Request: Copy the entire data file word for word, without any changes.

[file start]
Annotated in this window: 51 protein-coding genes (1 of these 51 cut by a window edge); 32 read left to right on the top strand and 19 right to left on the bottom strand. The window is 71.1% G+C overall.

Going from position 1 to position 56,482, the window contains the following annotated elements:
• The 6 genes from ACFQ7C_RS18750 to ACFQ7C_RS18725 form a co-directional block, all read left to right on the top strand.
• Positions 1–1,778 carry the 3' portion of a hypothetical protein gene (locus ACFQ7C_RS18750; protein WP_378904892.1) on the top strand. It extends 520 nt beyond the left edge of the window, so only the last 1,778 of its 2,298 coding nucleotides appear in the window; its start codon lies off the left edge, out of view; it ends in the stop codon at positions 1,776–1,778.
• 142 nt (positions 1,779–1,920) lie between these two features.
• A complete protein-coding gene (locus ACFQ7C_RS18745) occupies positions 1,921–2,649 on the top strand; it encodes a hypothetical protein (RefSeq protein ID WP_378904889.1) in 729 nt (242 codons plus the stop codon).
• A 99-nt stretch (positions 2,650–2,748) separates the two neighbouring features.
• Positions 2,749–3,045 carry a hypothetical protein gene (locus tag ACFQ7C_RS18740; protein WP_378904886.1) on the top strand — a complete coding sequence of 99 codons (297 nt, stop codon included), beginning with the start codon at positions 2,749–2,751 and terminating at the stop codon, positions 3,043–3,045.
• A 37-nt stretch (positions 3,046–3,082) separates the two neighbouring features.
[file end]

Annotated in this window: 51 protein-coding genes (1 of these 51 cut by a window edge); 32 read left to right on the top strand and 19 right to left on the bottom strand. The window is 71.1% G+C overall.

Going from position 1 to position 56,482, the window contains the following annotated elements:
• The 6 genes from ACFQ7C_RS18750 to ACFQ7C_RS18725 form a co-directional block, all read left to right on the top strand.
• Positions 1–1,778 carry the 3' portion of a hypothetical protein gene (locus ACFQ7C_RS18750; protein WP_378904892.1) on the top strand. It extends 520 nt beyond the left edge of the window, so only the last 1,778 of its 2,298 coding nucleotides appear in the window; its start codon lies off the left edge, out of view; it ends in the stop codon at positions 1,776–1,778.
• 142 nt (positions 1,779–1,920) lie between these two features.
• A complete protein-coding gene (locus ACFQ7C_RS18745) occupies positions 1,921–2,649 on the top strand; it encodes a hypothetical protein (RefSeq protein ID WP_378904889.1) in 729 nt (242 codons plus the stop codon).
• A 99-nt stretch (positions 2,650–2,748) separates the two neighbouring features.
• Positions 2,749–3,045 carry a hypothetical protein gene (locus tag ACFQ7C_RS18740; protein WP_378904886.1) on the top strand — a complete coding sequence of 99 codons (297 nt, stop codon included), beginning with the start codon at positions 2,749–2,751 and terminating at the stop codon, positions 3,043–3,045.
• A 37-nt stretch (positions 3,046–3,082) separates the two neighbouring features.